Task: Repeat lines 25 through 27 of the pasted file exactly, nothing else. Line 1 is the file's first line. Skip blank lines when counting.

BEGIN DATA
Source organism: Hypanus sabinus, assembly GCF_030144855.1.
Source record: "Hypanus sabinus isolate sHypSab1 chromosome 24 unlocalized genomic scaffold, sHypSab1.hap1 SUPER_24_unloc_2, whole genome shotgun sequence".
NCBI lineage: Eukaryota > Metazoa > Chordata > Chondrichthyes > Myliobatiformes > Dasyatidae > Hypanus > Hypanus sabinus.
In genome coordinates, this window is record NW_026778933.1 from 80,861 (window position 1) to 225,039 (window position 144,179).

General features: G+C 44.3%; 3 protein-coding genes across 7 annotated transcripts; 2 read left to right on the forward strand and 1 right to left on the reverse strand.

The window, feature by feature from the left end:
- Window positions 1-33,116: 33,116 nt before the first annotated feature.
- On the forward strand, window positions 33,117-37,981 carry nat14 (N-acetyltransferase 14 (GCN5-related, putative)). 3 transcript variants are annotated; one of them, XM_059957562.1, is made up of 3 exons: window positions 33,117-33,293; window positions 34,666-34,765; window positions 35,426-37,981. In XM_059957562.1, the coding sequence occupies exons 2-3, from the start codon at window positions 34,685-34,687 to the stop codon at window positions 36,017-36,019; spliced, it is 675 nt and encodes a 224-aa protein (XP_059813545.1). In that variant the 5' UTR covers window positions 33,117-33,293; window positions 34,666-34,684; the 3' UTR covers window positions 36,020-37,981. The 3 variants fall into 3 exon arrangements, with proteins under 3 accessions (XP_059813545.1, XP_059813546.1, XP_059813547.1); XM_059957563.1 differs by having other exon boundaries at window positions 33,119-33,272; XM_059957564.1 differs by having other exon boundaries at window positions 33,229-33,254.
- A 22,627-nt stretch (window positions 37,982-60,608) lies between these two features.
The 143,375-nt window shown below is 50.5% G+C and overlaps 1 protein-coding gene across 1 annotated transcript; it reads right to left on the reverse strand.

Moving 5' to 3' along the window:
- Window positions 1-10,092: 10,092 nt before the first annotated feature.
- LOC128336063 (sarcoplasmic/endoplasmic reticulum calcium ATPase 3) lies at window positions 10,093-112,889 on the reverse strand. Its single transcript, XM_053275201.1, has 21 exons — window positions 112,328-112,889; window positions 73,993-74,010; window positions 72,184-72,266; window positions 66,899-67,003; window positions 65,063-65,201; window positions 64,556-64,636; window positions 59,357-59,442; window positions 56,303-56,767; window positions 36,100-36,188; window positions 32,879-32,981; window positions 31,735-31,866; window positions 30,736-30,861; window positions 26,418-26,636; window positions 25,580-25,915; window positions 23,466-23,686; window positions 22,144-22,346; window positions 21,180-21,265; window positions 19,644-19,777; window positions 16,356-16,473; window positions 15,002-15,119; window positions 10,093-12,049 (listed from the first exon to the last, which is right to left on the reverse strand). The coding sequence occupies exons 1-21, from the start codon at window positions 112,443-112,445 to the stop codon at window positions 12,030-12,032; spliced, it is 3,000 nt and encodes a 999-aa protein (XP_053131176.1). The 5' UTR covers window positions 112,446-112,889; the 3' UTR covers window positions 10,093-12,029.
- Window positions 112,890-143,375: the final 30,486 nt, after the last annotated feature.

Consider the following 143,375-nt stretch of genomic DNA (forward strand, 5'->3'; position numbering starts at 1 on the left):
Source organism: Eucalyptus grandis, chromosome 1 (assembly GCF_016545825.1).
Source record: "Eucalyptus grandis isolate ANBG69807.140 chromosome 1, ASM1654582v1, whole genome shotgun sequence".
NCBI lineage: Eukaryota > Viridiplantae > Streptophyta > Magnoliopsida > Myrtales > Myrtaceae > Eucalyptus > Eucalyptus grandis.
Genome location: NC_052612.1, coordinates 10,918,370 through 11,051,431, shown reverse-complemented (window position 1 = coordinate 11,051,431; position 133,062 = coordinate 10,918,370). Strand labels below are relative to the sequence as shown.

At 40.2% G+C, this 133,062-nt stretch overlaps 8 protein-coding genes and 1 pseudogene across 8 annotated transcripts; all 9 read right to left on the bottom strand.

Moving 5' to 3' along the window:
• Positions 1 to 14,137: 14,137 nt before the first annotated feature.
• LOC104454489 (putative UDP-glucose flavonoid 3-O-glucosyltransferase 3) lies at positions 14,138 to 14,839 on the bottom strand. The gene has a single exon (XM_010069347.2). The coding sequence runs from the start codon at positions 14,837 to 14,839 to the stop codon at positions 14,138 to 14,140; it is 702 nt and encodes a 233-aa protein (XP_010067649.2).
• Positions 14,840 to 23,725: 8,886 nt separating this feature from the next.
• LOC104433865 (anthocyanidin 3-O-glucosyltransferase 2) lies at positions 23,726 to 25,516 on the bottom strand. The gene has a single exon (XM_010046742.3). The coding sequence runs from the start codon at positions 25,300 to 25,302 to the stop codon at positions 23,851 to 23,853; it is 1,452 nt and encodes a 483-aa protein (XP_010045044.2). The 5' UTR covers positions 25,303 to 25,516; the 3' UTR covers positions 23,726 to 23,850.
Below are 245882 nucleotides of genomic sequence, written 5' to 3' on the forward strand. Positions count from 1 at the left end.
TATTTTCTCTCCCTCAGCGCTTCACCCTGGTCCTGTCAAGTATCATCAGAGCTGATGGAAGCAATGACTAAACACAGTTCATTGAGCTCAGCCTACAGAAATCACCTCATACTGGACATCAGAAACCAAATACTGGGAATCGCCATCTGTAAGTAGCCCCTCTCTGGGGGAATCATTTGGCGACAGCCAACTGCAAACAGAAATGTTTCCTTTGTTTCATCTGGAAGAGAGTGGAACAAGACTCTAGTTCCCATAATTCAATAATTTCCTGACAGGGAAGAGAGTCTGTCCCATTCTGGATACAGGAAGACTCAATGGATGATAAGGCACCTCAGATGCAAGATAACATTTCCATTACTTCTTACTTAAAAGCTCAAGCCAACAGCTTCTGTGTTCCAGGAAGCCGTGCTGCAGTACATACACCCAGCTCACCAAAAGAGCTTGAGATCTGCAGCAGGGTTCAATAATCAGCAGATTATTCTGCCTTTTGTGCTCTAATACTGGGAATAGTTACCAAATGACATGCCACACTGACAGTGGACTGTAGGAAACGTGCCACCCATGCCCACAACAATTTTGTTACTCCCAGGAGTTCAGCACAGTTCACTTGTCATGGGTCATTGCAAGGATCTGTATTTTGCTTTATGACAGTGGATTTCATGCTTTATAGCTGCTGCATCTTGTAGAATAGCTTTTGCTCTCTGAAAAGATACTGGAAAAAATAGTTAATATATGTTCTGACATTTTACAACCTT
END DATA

• LOC104433865 (anthocyanidin 3-O-glucosyltransferase 2) lies at positions 23,726 to 25,516 on the bottom strand. The gene has a single exon (XM_010046742.3). The coding sequence runs from the start codon at positions 25,300 to 25,302 to the stop codon at positions 23,851 to 23,853; it is 1,452 nt and encodes a 483-aa protein (XP_010045044.2). The 5' UTR covers positions 25,303 to 25,516; the 3' UTR covers positions 23,726 to 23,850.
Below are 245882 nucleotides of genomic sequence, written 5' to 3' on the forward strand. Positions count from 1 at the left end.
TATTTTCTCTCCCTCAGCGCTTCACCCTGGTCCTGTCAAGTATCATCAGAGCTGATGGAAGCAATGACTAAACACAGTTCATTGAGCTCAGCCTACAGAAATCACCTCATACTGGACATCAGAAACCAAATACTGGGAATCGCCATCTGTAAGTAGCCCCTCTCTGGGGGAATCATTTGGCGACAGCCAACTGCAAACAGAAATGTTTCCTTTGTTTCATCTGGAAGAGAGTGGAACAAGACTCTAGTTCCCATAATTCAATAATTTCCTGACAGGGAAGAGAGTCTGTCCCATTCTGGATACAGGAAGACTCAATGGATGATAAGGCACCTCAGATGCAAGATAACATTTCCATTACTTCTTACTTAAAAGCTCAAGCCAACAGCTTCTGTGTTCCAGGAAGCCGTGCTGCAGTACATACACCCAGCTCACCAAAAGAGCTTGAGATCTGCAGCAGGGTTCAATAATCAGCAGATTATTCTGCCTTTTGTGCTCTAATACTGGGAATAGTTACCAAATGACATGCCACACTGACAGTGGACTGTAGGAAACGTGCCACCCATGCCCACAACAATTTTGTTACTCCCAGGAGTTCAGCACAGTTCACTTGTCATGGGTCATTGCAAGGATCTGTATTTTGCTTTATGACAGTGGATTTCATGCTTTATAGCTGCTGCATCTTGTAGAATAGCTTTTGCTCTCTGAAAAGATACTGGAAAAAATAGTTAATATATGTTCTGACATTTTACAACCTT